Some parents teach their children to address adults as “Mr”, “Mrs”, “Ms” or “Miss”. Some children address their parents’ friends by their first names, while others use “Aunt” or “Uncle”.

Whatever is done in your family, teach your child what is expected of her in different situations. When you don’t know a person’s name, say “excuse me.” And if the person has a title, such as “Doctor” or “Reverend”, use it.

Respectful listening is another skill that’s important. Remind your child not to interrupt and to wait for an appropriate time to add their comments. When your child approaches you to talk, turn away from what you’re doing, make eye contact and listen with interest.
Empathy builders

Teaching empathy is developing your child’s capacity to care and imagine the effects of their actions on another person. Try these empathy-building exercises:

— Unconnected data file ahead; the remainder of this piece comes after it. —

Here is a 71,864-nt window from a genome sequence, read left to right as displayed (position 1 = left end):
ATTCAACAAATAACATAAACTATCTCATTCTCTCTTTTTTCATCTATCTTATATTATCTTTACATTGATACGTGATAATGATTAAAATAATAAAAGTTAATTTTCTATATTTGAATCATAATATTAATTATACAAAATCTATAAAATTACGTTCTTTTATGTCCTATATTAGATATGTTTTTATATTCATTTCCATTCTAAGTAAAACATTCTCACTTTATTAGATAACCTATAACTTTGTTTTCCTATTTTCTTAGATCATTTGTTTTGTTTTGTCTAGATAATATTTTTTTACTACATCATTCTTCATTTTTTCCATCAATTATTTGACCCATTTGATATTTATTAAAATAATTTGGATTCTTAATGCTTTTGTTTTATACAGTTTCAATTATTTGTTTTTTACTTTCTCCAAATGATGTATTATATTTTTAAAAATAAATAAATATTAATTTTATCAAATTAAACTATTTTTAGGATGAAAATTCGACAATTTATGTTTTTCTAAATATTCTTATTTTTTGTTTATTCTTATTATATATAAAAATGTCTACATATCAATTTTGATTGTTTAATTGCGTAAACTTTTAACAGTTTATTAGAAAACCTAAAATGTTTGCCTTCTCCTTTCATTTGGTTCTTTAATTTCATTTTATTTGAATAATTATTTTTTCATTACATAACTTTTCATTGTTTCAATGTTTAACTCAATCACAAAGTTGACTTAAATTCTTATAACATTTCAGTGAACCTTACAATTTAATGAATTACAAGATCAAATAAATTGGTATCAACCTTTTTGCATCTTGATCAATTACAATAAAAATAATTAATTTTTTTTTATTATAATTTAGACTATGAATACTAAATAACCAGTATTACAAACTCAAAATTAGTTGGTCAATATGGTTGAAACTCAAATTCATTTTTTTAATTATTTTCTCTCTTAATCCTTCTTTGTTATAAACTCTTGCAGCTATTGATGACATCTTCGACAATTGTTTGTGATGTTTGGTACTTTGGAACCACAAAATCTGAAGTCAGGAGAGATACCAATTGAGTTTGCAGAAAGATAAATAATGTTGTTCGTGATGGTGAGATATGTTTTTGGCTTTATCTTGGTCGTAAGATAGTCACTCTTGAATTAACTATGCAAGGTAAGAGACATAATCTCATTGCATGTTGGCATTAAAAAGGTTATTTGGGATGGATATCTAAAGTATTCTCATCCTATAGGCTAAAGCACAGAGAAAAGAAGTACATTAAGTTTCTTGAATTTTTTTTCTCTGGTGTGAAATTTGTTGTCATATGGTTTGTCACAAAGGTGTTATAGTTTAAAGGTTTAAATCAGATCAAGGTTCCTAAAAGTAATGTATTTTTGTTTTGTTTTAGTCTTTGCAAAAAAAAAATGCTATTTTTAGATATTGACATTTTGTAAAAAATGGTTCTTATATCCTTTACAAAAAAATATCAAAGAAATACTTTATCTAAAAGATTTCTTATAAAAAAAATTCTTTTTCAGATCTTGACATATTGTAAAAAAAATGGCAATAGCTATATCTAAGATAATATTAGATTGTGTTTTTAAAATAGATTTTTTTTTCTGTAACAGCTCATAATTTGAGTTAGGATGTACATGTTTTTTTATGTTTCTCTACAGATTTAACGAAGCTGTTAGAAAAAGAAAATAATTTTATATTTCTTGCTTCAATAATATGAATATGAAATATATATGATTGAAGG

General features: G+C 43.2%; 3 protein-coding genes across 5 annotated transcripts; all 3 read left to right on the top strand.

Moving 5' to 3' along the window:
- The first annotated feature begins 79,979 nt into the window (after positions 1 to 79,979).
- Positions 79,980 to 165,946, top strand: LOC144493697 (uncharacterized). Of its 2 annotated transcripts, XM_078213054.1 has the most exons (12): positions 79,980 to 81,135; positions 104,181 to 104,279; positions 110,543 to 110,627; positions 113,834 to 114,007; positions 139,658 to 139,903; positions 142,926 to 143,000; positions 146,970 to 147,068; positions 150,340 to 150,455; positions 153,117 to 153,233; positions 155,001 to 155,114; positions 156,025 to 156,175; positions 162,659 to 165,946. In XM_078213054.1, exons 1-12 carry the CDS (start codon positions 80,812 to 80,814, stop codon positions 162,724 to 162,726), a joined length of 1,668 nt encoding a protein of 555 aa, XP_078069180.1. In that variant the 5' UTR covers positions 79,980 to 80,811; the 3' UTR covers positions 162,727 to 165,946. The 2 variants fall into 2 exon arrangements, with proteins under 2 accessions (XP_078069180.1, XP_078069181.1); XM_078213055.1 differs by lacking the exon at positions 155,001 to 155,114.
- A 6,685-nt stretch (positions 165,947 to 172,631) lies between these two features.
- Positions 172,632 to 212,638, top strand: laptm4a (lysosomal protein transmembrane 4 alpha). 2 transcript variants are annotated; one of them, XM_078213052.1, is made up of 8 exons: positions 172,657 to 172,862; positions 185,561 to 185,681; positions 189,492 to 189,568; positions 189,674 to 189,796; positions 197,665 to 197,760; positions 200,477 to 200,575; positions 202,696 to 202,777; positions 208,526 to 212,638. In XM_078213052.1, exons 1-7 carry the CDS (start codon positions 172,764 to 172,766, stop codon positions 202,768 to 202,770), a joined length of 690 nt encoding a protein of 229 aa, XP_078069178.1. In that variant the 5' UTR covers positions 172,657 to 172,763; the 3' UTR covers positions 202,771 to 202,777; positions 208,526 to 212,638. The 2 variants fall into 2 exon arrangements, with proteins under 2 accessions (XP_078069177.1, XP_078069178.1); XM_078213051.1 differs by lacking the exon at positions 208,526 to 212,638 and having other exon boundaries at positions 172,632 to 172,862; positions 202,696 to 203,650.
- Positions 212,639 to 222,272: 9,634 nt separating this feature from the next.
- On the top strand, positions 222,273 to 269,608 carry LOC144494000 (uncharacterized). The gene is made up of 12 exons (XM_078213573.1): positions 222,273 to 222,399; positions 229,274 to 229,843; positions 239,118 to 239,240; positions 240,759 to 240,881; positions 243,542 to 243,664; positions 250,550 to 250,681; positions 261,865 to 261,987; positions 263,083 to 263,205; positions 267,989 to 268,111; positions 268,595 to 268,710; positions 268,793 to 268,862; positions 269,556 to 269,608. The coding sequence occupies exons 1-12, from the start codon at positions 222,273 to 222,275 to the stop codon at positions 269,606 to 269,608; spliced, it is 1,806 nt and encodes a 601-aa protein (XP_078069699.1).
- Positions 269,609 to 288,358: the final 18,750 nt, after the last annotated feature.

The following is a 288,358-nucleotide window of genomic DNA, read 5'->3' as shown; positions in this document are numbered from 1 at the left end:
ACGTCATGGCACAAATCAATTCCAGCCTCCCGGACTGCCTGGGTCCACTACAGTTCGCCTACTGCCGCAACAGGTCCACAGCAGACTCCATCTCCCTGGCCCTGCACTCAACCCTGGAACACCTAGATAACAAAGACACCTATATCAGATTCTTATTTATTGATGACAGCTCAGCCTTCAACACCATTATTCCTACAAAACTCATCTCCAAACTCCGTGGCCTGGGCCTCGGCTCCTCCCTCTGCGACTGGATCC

Sharing feelings To help your child learn to translate what he does into how others feel, when he hurts himself say: “Ouch, that must hurt!”
Switching place Once when two of our sons were squabbling, Jimmy said to Bobby, “You are dumb!” I said: “Jimmy, put on Bobby’s hat. Now I’m going to say ‘You’re dumb… How does that make you feel?’”
Imagining Your child has made a birthday card for his grandmother. As he shows it to you, help him look ahead: “Imagine how great Grandma will feel after reading your card. She’ll be so pleased.”

Find out more
Visit Dr Sears’ website: http://www.askdrsears.com/
The Good Behaviour Book by Dr William Sears and Martha Sears

source: http://www.yourfamily.org.uk/parenting_zone/your_child/discipline/teaching_your_child_good_manners


Artikel berikut hampir sama dengan artikel di atas dan diambil dari kompas.com

Yang Sopan, Dong, Nak...